Before Magellan arrived, Negrito tribes inhabited the isles, who were subsequently joined and largely supplanted by migrating groups of Austronesians. This population had stratified into hunter-gatherer tribes, warrior societies, petty plutocracies and maritime-oriented harbor principalities which eventually grew into kingdoms, rajahnates, principalities, confederations and sultanates. Iron Age finds in Philippines also point to the existence of trade between Tamil Nadu and the Philippine Islands during the ninth and tenth centuries B.C. States included the Indianized Rajahnate of Butuan and Cebu, the dynasty of Tondo, the august kingdoms of Maysapan and Maynila, the Confederation of Madyaas, the sinified Country of Mai, as well as the Muslim Sultanates of Sulu and Maguindanao. These small maritime states flourished from as early as the 1st Millennium. These kingdoms traded with what are now called China, India, Japan, Thailand, Vietnam, and Indonesia. The remainder of the settlements were independent Barangays allied with one of the larger states. The "balangay" or "barangay" represented an independent community in the Archipelago ruled by a "Datu". There were, however, instances where a Datu of a certain barangay was aided by a council of elders in running the affairs of the barangay similar to privy councils of European monarchs. In that patriarchal society, the Datu and his family constituted the highest authority in the barangay and were therefore considered the equivalent of European monarchs. His rule was absolute. He dispensed justice and declared war against other barangays. Therefore, at the apex of pre-Spanish nobility in the Philippine Archipelago, was the Datu – the term commonly use by the Tagalogs. In Mindanao, ‘Sultan’ and ‘Rajah’ were used accordingly for the highest chief of their respective communities.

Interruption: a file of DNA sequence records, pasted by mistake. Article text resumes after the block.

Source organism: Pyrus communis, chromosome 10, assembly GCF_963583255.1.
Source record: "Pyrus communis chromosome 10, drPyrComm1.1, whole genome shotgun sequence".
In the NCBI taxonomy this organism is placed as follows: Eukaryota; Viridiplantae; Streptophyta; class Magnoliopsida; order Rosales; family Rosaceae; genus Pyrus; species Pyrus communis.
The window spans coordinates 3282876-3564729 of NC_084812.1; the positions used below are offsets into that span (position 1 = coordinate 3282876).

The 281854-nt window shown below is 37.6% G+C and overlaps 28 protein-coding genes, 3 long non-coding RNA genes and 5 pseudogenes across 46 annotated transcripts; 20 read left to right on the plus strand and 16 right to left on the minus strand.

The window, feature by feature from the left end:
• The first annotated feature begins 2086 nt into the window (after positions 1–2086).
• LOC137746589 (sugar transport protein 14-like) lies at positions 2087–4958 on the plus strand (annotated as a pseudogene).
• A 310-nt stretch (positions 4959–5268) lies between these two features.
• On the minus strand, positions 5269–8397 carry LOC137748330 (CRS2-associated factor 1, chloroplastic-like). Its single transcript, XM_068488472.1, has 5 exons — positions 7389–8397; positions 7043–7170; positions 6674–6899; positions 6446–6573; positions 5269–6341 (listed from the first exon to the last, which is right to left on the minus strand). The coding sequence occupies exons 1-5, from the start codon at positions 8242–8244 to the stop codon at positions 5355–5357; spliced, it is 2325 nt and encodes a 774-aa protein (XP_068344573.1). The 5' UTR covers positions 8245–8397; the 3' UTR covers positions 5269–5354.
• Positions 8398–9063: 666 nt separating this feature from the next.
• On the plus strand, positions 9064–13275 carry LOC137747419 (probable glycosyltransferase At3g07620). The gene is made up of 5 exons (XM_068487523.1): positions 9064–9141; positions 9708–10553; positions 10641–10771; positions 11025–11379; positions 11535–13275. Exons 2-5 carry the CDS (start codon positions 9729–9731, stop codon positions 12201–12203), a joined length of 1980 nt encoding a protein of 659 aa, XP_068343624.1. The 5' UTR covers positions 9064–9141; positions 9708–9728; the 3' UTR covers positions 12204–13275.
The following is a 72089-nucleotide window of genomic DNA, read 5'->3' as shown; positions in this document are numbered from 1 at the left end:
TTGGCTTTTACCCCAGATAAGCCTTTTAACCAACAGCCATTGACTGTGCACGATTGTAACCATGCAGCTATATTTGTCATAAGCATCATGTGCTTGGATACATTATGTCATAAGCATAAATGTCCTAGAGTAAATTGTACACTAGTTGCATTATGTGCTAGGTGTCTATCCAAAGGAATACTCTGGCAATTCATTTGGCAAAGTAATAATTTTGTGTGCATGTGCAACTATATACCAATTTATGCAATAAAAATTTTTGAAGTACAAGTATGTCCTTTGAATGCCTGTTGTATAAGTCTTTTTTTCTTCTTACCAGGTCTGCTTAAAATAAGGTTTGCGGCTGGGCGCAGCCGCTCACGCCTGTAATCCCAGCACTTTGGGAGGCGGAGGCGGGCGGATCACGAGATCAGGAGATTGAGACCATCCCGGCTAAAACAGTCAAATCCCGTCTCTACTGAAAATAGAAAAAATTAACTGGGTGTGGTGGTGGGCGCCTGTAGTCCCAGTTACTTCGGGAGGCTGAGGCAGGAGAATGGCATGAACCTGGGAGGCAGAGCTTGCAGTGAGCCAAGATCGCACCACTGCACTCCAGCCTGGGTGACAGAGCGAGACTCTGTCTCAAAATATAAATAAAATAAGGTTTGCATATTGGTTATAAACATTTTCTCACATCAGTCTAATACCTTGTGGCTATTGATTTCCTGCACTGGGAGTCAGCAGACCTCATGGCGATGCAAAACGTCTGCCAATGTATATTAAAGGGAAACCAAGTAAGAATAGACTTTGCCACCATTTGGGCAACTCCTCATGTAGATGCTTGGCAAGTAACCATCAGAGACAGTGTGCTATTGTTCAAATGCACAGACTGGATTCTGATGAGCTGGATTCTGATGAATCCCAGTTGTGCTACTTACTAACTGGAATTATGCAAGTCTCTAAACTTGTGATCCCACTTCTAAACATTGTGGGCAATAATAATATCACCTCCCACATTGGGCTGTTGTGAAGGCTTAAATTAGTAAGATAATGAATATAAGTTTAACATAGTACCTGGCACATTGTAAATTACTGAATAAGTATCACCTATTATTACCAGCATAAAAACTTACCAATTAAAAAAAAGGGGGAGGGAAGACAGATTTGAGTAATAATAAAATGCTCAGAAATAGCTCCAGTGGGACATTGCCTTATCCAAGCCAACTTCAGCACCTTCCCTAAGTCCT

Spanish colonization and settlement began with the arrival of Miguel López de Legazpi's expedition on February 13, 1565 who established the first permanent settlement of San Miguel on the island of Cebu. The expedition continued northward reaching the bay of Manila on the island of Luzon on June 24, 1571, where they established a new town and thus began an era of Spanish colonization that lasted for more than three centuries.
Spanish rule achieved the political unification of almost the whole archipelago, that previously had been composed by independent kingdoms and communities, pushing back south the advancing Islamic forces and creating the first draft of the nation that was to be known as the Philippines. Spain also introduced Christianity, the code of law, the oldest Universities and the first public education system in Asia, the western European version of printing, the Gregorian calendar and invested heavily on all kinds of modern infrastructures, such as train networks and modern bridges.